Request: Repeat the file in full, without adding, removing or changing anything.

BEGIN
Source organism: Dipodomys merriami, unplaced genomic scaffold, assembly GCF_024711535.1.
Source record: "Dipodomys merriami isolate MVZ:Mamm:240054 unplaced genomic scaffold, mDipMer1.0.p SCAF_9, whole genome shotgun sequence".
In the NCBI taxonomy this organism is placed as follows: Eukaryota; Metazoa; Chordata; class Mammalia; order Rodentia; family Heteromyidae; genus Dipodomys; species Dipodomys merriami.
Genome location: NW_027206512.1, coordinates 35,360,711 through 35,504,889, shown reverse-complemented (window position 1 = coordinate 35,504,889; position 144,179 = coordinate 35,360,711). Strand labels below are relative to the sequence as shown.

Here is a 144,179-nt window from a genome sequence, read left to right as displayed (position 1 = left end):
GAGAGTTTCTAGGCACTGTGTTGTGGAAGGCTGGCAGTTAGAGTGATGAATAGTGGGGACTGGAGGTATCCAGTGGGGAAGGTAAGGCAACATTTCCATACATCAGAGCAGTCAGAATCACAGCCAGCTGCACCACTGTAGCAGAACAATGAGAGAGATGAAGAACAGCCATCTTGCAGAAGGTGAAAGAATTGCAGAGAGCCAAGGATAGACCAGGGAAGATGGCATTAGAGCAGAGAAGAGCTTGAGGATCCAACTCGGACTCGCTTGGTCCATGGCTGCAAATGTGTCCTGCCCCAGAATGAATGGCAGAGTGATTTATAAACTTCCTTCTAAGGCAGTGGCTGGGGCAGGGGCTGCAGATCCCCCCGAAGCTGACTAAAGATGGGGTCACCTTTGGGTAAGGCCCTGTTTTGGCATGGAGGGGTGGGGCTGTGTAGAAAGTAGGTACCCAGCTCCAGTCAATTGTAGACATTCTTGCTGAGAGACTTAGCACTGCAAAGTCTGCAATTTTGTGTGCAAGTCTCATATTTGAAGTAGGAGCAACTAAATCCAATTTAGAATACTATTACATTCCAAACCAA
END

Source organism: Dipodomys merriami, unplaced genomic scaffold, assembly GCF_024711535.1.
Source record: "Dipodomys merriami isolate MVZ:Mamm:240054 unplaced genomic scaffold, mDipMer1.0.p SCAF_9, whole genome shotgun sequence".
In the NCBI taxonomy this organism is placed as follows: Eukaryota; Metazoa; Chordata; class Mammalia; order Rodentia; family Heteromyidae; genus Dipodomys; species Dipodomys merriami.
Genome location: NW_027206512.1, coordinates 35,360,711 through 35,504,889, shown reverse-complemented (window position 1 = coordinate 35,504,889; position 144,179 = coordinate 35,360,711). Strand labels below are relative to the sequence as shown.

Here is a 144,179-nt window from a genome sequence, read left to right as displayed (position 1 = left end):
GAGAGTTTCTAGGCACTGTGTTGTGGAAGGCTGGCAGTTAGAGTGATGAATAGTGGGGACTGGAGGTATCCAGTGGGGAAGGTAAGGCAACATTTCCATACATCAGAGCAGTCAGAATCACAGCCAGCTGCACCACTGTAGCAGAACAATGAGAGAGATGAAGAACAGCCATCTTGCAGAAGGTGAAAGAATTGCAGAGAGCCAAGGATAGACCAGGGAAGATGGCATTAGAGCAGAGAAGAGCTTGAGGATCCAACTCGGACTCGCTTGGTCCATGGCTGCAAATGTGTCCTGCCCCAGAATGAATGGCAGAGTGATTTATAAACTTCCTTCTAAGGCAGTGGCTGGGGCAGGGGCTGCAGATCCCCCCGAAGCTGACTAAAGATGGGGTCACCTTTGGGTAAGGCCCTGTTTTGGCATGGAGGGGTGGGGCTGTGTAGAAAGTAGGTACCCAGCTCCAGTCAATTGTAGACATTCTTGCTGAGAGACTTAGCACTGCAAAGTCTGCAATTTTGTGTGCAAGTCTCATATTTGAAGTAGGAGCAACTAAATCCAATTTAGAATACTATTACATTCCAAACCAA